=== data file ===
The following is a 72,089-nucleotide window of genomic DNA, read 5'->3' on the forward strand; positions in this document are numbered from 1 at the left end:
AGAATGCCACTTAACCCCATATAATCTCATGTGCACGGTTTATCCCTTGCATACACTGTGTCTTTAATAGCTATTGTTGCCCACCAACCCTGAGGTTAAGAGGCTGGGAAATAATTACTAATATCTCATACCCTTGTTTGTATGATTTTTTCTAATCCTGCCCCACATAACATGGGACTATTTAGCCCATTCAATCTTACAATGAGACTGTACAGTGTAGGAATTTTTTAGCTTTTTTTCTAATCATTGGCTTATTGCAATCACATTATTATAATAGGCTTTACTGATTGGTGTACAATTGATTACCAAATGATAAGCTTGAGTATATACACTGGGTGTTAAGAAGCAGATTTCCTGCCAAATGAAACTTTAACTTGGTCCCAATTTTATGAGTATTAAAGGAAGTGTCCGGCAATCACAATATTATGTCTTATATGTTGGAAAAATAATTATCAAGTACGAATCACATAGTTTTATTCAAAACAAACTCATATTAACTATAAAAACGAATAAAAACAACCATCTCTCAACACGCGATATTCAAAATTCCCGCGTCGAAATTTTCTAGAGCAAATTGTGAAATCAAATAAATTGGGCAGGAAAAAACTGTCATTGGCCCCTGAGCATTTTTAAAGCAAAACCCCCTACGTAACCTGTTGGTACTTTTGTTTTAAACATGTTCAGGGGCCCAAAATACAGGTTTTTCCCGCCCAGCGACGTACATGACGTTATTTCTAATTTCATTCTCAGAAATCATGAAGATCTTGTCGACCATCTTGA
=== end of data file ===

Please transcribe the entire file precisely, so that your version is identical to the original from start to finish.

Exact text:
The following is a 72,089-nucleotide window of genomic DNA, read 5'->3' on the forward strand; positions in this document are numbered from 1 at the left end:
AGAATGCCACTTAACCCCATATAATCTCATGTGCACGGTTTATCCCTTGCATACACTGTGTCTTTAATAGCTATTGTTGCCCACCAACCCTGAGGTTAAGAGGCTGGGAAATAATTACTAATATCTCATACCCTTGTTTGTATGATTTTTTCTAATCCTGCCCCACATAACATGGGACTATTTAGCCCATTCAATCTTACAATGAGACTGTACAGTGTAGGAATTTTTTAGCTTTTTTTCTAATCATTGGCTTATTGCAATCACATTATTATAATAGGCTTTACTGATTGGTGTACAATTGATTACCAAATGATAAGCTTGAGTATATACACTGGGTGTTAAGAAGCAGATTTCCTGCCAAATGAAACTTTAACTTGGTCCCAATTTTATGAGTATTAAAGGAAGTGTCCGGCAATCACAATATTATGTCTTATATGTTGGAAAAATAATTATCAAGTACGAATCACATAGTTTTATTCAAAACAAACTCATATTAACTATAAAAACGAATAAAAACAACCATCTCTCAACACGCGATATTCAAAATTCCCGCGTCGAAATTTTCTAGAGCAAATTGTGAAATCAAATAAATTGGGCAGGAAAAAACTGTCATTGGCCCCTGAGCATTTTTAAAGCAAAACCCCCTACGTAACCTGTTGGTACTTTTGTTTTAAACATGTTCAGGGGCCCAAAATACAGGTTTTTCCCGCCCAGCGACGTACATGACGTTATTTCTAATTTCATTCTCAGAAATCATGAAGATCTTGTCGACCATCTTGA